Review of Mississippi Cotton:
from Dew on the Kudzu

This book brought back so many memories of my childhood in Mississippi. While it was set in the 1950s, the rural areas of the South didn't change all that much for a long time and so many mannerisms and phrases that are used in this book were also used when I was young. I was literally having flashbacks while reading this excellently descriptive book.

Paul does a wonderful job of making the characters, down to the littlest tics, come to life. You feel like you truly know them.

The story is set around 3 weeks in late summer when Jake goes to stay at his cousin's house and help bring in the cotton crop. After an exciting bus ride thru Mississippi, he arrives at their door only to already know the news that a dead man with bullet wounds was caught up on a fishing line just the day before. No one knows who he is.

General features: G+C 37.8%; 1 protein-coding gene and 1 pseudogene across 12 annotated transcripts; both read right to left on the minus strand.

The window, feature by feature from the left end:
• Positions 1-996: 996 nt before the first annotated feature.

So starts a great little story of Jake, his cousins, his summer - all wonderfully fleshed out and brought to life - along with the exciting mystery of a small town murder. Nothing brings an entire town together like death. Paul also manages to write from the viewpoint of a 10 year old boy very well.

Jake's description of his bus ride to his cousins, and the very interesting people he gets to sit with as a young-in on his own, was my favorite part of the book. I love when "Yeah boy" sits up like a bloodhound on a scent when "Yellow Teeth" pulls the dark bottle of liquor out of her purse!

Really sweet book that I quite enjoyed.

This review first appeared at Dew on the Kudzu, and is republished with permission

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